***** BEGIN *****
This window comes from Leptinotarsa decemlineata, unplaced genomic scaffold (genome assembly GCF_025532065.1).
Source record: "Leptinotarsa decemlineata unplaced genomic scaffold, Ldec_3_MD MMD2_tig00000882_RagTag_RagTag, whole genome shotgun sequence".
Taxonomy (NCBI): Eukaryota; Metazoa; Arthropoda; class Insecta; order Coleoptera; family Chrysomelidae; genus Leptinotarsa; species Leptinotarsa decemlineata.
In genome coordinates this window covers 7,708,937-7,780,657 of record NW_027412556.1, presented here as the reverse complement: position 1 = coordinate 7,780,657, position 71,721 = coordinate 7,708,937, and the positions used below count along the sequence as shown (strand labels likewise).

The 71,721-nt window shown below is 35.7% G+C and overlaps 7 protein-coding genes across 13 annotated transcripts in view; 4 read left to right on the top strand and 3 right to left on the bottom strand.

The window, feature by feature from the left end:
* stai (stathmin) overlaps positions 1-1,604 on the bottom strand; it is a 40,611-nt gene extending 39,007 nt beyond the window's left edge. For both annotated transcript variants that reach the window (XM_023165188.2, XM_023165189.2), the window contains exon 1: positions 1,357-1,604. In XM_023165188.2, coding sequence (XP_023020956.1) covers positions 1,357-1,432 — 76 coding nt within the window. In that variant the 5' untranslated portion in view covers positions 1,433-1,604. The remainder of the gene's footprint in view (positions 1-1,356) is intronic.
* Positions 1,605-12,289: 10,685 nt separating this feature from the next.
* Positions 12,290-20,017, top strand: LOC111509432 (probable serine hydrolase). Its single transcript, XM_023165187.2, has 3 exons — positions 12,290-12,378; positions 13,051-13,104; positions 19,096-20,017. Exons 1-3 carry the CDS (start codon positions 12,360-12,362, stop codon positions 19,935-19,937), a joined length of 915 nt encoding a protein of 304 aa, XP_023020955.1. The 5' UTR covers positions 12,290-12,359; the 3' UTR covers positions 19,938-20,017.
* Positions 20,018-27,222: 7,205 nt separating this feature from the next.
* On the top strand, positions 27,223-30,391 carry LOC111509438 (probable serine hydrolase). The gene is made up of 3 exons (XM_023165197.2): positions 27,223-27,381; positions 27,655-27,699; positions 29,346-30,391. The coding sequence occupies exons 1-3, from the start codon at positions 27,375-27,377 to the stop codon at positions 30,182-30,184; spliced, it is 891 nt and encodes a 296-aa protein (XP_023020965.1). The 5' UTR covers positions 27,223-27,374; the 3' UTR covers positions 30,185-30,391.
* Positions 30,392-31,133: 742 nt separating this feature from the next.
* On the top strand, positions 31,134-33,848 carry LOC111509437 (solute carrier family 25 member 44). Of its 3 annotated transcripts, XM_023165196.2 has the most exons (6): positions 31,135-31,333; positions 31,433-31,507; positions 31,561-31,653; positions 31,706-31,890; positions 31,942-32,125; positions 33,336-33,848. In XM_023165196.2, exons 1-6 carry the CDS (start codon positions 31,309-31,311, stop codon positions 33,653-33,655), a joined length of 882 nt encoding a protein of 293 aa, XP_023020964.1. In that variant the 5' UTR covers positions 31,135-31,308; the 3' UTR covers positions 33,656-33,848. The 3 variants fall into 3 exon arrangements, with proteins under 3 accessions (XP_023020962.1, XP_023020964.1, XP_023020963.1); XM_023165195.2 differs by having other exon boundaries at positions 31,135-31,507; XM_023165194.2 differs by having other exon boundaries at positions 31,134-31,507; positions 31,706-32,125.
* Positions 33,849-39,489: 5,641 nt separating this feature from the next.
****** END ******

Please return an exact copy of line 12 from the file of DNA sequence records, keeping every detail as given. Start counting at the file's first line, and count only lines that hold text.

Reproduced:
* Positions 30,392-31,133: 742 nt separating this feature from the next.